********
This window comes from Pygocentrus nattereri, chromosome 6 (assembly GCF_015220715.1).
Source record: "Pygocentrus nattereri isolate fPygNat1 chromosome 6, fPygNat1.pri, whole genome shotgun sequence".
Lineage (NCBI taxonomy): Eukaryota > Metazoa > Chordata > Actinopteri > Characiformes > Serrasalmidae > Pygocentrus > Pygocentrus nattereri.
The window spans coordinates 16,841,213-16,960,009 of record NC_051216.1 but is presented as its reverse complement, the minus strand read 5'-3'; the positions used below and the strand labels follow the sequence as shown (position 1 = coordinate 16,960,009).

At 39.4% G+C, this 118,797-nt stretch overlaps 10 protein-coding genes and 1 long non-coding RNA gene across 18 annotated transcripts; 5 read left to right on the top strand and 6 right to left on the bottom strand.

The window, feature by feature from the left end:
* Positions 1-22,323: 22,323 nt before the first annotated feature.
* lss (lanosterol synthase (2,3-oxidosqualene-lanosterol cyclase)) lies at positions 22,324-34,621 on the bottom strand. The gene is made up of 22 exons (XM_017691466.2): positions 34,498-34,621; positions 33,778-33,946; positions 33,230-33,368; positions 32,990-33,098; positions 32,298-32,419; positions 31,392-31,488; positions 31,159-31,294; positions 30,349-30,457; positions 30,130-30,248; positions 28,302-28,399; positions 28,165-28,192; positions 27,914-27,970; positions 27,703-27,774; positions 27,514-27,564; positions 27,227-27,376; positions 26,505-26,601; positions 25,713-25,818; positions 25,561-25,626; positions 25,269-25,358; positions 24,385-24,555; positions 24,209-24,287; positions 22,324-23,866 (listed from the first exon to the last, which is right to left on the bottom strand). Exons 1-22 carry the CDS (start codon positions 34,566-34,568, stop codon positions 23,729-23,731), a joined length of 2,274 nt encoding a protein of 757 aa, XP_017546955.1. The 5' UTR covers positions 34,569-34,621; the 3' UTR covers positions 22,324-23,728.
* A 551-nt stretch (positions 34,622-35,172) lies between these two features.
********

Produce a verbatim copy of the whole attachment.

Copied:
This window comes from Pygocentrus nattereri, chromosome 6 (assembly GCF_015220715.1).
Source record: "Pygocentrus nattereri isolate fPygNat1 chromosome 6, fPygNat1.pri, whole genome shotgun sequence".
Lineage (NCBI taxonomy): Eukaryota > Metazoa > Chordata > Actinopteri > Characiformes > Serrasalmidae > Pygocentrus > Pygocentrus nattereri.
The window spans coordinates 16,841,213-16,960,009 of record NC_051216.1 but is presented as its reverse complement, the minus strand read 5'-3'; the positions used below and the strand labels follow the sequence as shown (position 1 = coordinate 16,960,009).

At 39.4% G+C, this 118,797-nt stretch overlaps 10 protein-coding genes and 1 long non-coding RNA gene across 18 annotated transcripts; 5 read left to right on the top strand and 6 right to left on the bottom strand.

The window, feature by feature from the left end:
* Positions 1-22,323: 22,323 nt before the first annotated feature.
* lss (lanosterol synthase (2,3-oxidosqualene-lanosterol cyclase)) lies at positions 22,324-34,621 on the bottom strand. The gene is made up of 22 exons (XM_017691466.2): positions 34,498-34,621; positions 33,778-33,946; positions 33,230-33,368; positions 32,990-33,098; positions 32,298-32,419; positions 31,392-31,488; positions 31,159-31,294; positions 30,349-30,457; positions 30,130-30,248; positions 28,302-28,399; positions 28,165-28,192; positions 27,914-27,970; positions 27,703-27,774; positions 27,514-27,564; positions 27,227-27,376; positions 26,505-26,601; positions 25,713-25,818; positions 25,561-25,626; positions 25,269-25,358; positions 24,385-24,555; positions 24,209-24,287; positions 22,324-23,866 (listed from the first exon to the last, which is right to left on the bottom strand). Exons 1-22 carry the CDS (start codon positions 34,566-34,568, stop codon positions 23,729-23,731), a joined length of 2,274 nt encoding a protein of 757 aa, XP_017546955.1. The 5' UTR covers positions 34,569-34,621; the 3' UTR covers positions 22,324-23,728.
* A 551-nt stretch (positions 34,622-35,172) lies between these two features.